All the hardware was well thought-out and high-end. Both drums had 20 individual carbon fiber lugs with brass inserts (ten per head). The lugs swivel and adjust for different hoops should you wish to experiment with another type. The deeper drum had them placed above each other while on the shallower drum they were located next to each other in a slightly offset design creating a modern double-lug look.
These drums have professional, thick 2.3mm black triple-flanged hoops and handsome black lug casings and each snare features Rocket Shells’ new Ngage throw-off. Looking beneath each snare I found a set of PureSound’s excellent 16-strand wires. They were secured with PureSound’s blue cable snare string that’s quite durable and resists stretching.
This new throw-off has been in development for a couple of years, designed using CAD/CAM technology and CNC machined out of aircraft-grade aluminum and stainless steel. It employs a roller-cam and sealed bearing design for smooth snare wire tensioning. It’s designed to be ergonomic, user-friendly, and sleek looking. It’s all these things and more.
The handle is easy to grasp and feels good in your hand. The fine-tuning knob turns very smoothly and uses a ball bearing–and-spring design and has indentations every quarter turn to help it hold your setting and give you tactile feedback. While you could just hit the drum and listen to it while making adjustments, this feature might prove useful if you’re tweaking the drum in a situation where you don’t want to make any extra noise, such as during a speech at a corporate gig.
It includes a matching butt plate for drummers who want to upgrade from their current snare strainer. There is a lifter kit available for shallower drums and our 4"-deep drum had it installed, though the 7" drum didn’t need it. The Ngage without the lifter extended 1.875" from the shell, and with the lifter extended 2.5". The shallower drum still fit in my hard-shelled SKB case with the Ngage placed in a corner.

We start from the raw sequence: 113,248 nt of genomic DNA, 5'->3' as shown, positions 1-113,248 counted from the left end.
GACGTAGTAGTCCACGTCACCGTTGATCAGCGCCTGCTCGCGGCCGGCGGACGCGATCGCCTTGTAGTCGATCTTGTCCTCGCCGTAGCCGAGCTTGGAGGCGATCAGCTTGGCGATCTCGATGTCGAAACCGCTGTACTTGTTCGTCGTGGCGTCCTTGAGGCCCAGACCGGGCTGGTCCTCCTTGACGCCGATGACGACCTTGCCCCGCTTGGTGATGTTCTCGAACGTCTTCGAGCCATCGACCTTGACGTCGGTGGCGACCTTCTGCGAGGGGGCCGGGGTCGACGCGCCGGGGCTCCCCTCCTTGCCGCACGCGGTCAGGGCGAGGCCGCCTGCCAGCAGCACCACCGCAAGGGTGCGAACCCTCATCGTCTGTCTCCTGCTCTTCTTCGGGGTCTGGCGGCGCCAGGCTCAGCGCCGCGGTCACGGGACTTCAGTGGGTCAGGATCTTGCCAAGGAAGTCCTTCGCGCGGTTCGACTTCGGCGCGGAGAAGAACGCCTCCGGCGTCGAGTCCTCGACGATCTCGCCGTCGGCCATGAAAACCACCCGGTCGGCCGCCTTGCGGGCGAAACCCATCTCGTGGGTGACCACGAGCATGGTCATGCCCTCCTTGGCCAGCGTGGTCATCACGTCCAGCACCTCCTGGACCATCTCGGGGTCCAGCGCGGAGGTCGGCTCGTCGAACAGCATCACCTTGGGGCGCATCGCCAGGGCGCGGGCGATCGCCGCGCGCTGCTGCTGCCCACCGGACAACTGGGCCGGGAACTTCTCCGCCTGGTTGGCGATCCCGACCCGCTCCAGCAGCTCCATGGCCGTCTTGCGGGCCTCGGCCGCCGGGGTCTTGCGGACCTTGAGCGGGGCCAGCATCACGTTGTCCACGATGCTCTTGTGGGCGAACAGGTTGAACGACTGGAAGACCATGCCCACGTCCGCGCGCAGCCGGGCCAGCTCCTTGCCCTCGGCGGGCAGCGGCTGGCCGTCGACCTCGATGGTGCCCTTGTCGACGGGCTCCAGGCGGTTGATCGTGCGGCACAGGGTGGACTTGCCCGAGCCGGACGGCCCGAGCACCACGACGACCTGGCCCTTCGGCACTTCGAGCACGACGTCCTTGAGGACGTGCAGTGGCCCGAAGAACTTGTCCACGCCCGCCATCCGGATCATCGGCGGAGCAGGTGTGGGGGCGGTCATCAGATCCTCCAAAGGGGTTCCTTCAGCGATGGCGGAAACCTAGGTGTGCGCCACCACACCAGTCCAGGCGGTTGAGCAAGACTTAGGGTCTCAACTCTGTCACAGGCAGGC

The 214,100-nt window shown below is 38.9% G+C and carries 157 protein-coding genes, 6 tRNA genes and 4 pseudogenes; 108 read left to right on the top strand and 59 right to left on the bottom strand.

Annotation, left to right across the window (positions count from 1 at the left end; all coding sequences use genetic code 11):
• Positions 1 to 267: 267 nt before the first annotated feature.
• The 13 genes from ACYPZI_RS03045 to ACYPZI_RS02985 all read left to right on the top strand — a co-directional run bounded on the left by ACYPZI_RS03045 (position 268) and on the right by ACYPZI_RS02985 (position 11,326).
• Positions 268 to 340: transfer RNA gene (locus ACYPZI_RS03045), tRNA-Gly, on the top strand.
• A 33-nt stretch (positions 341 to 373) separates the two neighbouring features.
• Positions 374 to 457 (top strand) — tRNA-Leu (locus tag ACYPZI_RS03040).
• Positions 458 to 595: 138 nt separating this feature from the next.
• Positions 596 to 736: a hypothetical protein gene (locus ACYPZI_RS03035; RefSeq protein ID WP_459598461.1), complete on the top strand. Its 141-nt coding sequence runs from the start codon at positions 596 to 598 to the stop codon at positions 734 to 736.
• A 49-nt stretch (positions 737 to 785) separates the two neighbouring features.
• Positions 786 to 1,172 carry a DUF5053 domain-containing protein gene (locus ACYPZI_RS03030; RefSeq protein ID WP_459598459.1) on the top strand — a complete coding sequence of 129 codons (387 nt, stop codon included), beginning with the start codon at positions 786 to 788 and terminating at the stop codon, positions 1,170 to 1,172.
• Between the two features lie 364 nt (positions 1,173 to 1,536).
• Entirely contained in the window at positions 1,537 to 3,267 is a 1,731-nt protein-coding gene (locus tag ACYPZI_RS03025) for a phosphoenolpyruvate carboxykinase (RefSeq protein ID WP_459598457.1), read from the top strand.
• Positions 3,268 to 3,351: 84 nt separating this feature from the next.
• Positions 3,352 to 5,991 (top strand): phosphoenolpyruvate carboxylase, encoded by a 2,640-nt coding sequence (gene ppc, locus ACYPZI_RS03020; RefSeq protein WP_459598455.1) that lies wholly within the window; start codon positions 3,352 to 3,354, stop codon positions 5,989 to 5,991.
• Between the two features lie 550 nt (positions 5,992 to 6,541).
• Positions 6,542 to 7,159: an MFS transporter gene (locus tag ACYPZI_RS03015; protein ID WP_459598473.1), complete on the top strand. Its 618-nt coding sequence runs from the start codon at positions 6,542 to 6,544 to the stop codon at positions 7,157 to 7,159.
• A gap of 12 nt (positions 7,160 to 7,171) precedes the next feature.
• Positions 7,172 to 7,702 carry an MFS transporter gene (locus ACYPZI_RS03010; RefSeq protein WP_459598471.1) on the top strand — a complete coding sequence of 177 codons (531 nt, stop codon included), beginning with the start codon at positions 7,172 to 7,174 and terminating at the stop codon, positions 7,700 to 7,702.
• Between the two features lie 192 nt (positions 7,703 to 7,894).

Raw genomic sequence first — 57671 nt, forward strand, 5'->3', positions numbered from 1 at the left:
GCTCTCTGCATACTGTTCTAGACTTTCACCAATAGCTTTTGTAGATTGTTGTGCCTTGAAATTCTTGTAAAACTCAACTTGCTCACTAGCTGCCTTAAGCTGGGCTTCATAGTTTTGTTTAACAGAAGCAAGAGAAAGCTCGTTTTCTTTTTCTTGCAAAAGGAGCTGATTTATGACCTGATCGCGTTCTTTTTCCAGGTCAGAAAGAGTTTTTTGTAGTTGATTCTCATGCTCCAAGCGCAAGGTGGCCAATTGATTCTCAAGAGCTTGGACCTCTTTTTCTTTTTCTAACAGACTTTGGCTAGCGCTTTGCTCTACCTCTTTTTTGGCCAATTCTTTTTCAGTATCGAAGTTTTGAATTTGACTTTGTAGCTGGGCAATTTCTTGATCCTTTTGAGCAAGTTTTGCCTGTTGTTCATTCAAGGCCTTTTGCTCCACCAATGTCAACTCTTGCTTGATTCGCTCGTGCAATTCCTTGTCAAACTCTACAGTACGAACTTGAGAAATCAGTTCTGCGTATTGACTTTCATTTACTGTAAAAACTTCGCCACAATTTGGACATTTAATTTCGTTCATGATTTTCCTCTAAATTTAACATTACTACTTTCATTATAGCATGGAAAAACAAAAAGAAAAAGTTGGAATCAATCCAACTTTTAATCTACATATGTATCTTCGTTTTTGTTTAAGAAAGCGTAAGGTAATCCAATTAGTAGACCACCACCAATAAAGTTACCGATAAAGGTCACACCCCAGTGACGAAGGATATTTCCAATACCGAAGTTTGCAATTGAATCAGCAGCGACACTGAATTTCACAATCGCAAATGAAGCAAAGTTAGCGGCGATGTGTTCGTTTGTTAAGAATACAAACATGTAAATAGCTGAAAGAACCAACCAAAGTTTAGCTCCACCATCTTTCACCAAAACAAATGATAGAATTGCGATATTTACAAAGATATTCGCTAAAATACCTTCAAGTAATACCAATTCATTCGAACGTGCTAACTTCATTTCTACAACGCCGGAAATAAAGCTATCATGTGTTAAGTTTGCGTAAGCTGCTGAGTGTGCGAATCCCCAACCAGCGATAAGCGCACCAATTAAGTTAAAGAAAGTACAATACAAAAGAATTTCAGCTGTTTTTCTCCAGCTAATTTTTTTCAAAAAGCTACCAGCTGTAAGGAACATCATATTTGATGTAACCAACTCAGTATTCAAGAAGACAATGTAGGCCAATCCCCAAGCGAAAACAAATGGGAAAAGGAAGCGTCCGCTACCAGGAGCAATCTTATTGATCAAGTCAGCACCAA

The models on these snare drums were all black but it’s also available in black and silver and a completely silver model.
I think this throw-off will immediately earn a place next to the other high-end tensioners on the market. It is a completely professional design, looks great, and worked flawlessly. Thumbs up!
Each drum featured coated Remo Ambassador single-ply batter heads and Ambassador snare-side heads.
Carbon fiber is somewhat warmer and drier than metal shells and has been compared to birch, yet it boasts metal’s articulation, volume, and projection. In general, these drums were much warmer than I expected and very wood-like. Rock drummers should love these.
The 4"-deep drum had a nice crack when smacked and showed lots of sensitivity under lighter playing. It was easy to play and felt good and quite lively under my sticks in part due to the shallower air column inside the drum that seemed to make my sticks bounce as if I were playing on a mesh-headed electronic snare. It was quite fun to play. My rim-clicks were clear and cutting and rimshots rang out loudly. At times I wanted to muffle it a touch. Rocket might consider outfitting the drums with a different batter head to reduce the ring or consider a slightly more rounded bearing edge. Hewitt explained Rocket likes to ship the drums “wide open” because it’s easier to muffle a drum than unmuffle it. Fair enough.
The deeper Carbon Port model was louder, drier, and had a slightly deeper pitch with a fat and surprisingly “woody” sound, though a bit less sensitive due to the ports. The rim-clicks cut and the rimshots were deafening ... for those of us who aren’t already a bit deaf. This may be the coolest snare a rock drummer can own.
Finish Natural carbon fiber with gloss finish; black glossy hardware
Features Ngage throw-off; matching carbon fiber lugs with swiveling brass inserts; PureSound snare wires; 2.3mm triple-flanged hoops
Shells Carbon fiber C-1200 shells
Model List Price
14" x 4" Pure Carbon $850
14" x 7" Limited Edition
Carbon Port $1,050
Ngage throw-off $135
These two new Rocket Shells snare drums project well and are surprisingly warm-sounding drums that are still very sensitive and lively. They include Rocket Shell’s new high-tech Ngage throw-off, which I believe will soon become a staple of custom snare makers. I think these two new Rocket Shells snare drums will appeal to any rock drummer wanting a great-looking and -sounding snare drum.